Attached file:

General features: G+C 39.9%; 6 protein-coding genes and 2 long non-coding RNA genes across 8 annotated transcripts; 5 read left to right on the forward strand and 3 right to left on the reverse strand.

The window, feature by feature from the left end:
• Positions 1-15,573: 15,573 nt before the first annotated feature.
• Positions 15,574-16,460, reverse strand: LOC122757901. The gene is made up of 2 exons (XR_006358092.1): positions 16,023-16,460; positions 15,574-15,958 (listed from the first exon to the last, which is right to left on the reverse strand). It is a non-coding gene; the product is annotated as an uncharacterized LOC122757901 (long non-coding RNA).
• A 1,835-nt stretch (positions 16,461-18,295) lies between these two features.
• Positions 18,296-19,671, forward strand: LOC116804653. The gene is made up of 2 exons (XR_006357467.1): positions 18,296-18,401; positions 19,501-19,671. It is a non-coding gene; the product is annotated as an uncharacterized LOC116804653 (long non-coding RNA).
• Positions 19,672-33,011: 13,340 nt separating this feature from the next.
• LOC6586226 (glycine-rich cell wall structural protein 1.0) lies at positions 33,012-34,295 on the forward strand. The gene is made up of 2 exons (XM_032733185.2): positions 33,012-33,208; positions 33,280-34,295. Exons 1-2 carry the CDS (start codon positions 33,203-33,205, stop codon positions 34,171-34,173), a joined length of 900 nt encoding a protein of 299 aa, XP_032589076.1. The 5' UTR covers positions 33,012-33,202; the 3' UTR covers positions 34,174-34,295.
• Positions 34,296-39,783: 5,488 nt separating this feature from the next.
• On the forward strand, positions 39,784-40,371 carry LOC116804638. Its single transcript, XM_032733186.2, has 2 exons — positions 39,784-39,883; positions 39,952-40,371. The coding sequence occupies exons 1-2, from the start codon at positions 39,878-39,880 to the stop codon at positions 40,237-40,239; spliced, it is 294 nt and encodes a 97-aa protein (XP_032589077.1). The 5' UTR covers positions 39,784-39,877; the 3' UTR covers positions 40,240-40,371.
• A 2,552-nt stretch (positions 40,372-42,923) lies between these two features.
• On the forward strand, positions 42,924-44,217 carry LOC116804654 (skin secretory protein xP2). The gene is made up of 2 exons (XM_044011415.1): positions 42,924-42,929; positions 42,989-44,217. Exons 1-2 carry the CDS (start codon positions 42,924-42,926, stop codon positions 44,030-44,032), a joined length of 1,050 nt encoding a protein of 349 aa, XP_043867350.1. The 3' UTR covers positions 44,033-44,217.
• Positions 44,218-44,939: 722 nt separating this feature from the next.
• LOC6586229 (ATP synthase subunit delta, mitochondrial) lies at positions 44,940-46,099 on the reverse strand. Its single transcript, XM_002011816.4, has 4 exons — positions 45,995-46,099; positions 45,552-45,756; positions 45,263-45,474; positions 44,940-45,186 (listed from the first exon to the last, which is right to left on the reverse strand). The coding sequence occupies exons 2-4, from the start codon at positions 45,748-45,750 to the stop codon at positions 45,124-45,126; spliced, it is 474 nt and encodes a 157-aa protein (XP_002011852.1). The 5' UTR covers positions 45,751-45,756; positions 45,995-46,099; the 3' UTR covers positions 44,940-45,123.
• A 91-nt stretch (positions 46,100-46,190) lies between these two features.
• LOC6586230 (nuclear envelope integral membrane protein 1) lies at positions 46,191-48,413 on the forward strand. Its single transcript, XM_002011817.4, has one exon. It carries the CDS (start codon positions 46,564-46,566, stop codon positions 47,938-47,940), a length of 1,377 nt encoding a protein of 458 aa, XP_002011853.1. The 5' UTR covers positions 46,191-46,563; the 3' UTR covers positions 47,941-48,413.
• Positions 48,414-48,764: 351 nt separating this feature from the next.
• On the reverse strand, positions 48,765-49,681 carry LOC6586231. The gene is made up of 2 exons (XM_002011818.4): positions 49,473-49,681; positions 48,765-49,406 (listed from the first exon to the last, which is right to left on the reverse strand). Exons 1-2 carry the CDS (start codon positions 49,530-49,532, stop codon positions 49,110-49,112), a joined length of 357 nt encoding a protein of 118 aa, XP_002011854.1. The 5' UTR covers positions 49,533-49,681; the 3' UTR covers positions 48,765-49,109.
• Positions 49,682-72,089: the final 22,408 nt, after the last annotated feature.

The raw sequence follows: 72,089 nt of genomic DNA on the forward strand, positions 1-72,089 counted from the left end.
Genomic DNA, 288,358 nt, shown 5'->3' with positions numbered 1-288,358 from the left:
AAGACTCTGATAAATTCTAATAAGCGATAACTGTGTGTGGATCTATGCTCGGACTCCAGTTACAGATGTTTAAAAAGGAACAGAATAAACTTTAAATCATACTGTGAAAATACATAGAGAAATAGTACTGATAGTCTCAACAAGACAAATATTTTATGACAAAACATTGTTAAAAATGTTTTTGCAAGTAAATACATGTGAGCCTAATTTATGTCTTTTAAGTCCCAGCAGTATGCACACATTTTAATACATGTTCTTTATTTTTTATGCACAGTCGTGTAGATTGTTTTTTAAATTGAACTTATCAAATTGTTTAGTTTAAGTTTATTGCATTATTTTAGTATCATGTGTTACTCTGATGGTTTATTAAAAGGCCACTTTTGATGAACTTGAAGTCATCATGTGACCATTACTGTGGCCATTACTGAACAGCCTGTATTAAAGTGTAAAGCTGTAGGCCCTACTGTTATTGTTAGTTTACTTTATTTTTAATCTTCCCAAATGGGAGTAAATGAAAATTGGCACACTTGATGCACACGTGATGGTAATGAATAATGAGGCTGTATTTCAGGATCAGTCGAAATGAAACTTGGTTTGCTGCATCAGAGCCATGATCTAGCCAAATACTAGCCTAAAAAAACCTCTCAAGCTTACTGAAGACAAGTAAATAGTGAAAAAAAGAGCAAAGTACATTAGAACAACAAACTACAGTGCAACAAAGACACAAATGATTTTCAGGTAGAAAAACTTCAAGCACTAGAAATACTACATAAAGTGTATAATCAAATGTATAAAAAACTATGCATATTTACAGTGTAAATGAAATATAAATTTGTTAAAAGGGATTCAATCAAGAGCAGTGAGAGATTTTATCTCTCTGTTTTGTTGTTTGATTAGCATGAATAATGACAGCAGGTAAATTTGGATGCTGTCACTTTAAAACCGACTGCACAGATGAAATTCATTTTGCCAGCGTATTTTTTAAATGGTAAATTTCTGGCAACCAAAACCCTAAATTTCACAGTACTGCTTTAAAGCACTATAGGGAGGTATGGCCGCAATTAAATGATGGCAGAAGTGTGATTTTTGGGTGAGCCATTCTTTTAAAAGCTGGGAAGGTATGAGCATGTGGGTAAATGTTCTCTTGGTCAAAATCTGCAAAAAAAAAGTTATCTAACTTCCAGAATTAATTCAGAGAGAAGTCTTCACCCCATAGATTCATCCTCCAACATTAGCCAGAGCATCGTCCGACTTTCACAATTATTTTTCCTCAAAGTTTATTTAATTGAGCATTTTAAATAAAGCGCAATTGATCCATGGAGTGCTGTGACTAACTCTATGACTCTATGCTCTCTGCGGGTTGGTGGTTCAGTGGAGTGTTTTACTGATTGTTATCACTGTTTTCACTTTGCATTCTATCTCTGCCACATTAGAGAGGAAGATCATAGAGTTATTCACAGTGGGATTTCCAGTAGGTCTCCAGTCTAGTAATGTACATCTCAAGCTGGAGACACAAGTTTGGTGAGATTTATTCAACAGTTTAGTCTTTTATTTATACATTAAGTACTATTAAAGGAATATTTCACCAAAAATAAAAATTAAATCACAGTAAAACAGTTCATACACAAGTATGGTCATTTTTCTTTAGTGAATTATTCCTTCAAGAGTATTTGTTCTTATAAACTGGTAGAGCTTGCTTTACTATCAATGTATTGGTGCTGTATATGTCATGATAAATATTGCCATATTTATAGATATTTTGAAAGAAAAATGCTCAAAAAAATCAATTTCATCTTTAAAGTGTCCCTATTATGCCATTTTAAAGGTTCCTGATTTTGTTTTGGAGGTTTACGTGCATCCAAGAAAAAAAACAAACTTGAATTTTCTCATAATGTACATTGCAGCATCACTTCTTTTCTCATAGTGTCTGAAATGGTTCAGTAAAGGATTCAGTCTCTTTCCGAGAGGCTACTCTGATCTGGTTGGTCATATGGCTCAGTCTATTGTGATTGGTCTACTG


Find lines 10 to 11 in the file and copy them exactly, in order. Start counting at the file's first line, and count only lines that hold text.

• On the forward strand, positions 39,784-40,371 carry LOC116804638. Its single transcript, XM_032733186.2, has 2 exons — positions 39,784-39,883; positions 39,952-40,371. The coding sequence occupies exons 1-2, from the start codon at positions 39,878-39,880 to the stop codon at positions 40,237-40,239; spliced, it is 294 nt and encodes a 97-aa protein (XP_032589077.1). The 5' UTR covers positions 39,784-39,877; the 3' UTR covers positions 40,240-40,371.
• A 2,552-nt stretch (positions 40,372-42,923) lies between these two features.